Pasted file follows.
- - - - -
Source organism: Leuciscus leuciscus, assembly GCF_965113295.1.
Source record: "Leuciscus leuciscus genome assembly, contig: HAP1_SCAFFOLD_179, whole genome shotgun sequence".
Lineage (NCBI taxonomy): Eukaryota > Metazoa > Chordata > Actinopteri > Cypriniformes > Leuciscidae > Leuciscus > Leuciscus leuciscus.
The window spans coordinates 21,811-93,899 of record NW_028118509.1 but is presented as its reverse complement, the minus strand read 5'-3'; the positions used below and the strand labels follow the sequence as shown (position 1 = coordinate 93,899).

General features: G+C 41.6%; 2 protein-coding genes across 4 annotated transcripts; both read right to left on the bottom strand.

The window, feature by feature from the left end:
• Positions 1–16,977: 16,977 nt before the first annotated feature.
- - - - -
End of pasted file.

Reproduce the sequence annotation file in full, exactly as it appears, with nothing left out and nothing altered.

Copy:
Source organism: Leuciscus leuciscus, assembly GCF_965113295.1.
Source record: "Leuciscus leuciscus genome assembly, contig: HAP1_SCAFFOLD_179, whole genome shotgun sequence".
Lineage (NCBI taxonomy): Eukaryota > Metazoa > Chordata > Actinopteri > Cypriniformes > Leuciscidae > Leuciscus > Leuciscus leuciscus.
The window spans coordinates 21,811-93,899 of record NW_028118509.1 but is presented as its reverse complement, the minus strand read 5'-3'; the positions used below and the strand labels follow the sequence as shown (position 1 = coordinate 93,899).

General features: G+C 41.6%; 2 protein-coding genes across 4 annotated transcripts; both read right to left on the bottom strand.

The window, feature by feature from the left end:
• Positions 1–16,977: 16,977 nt before the first annotated feature.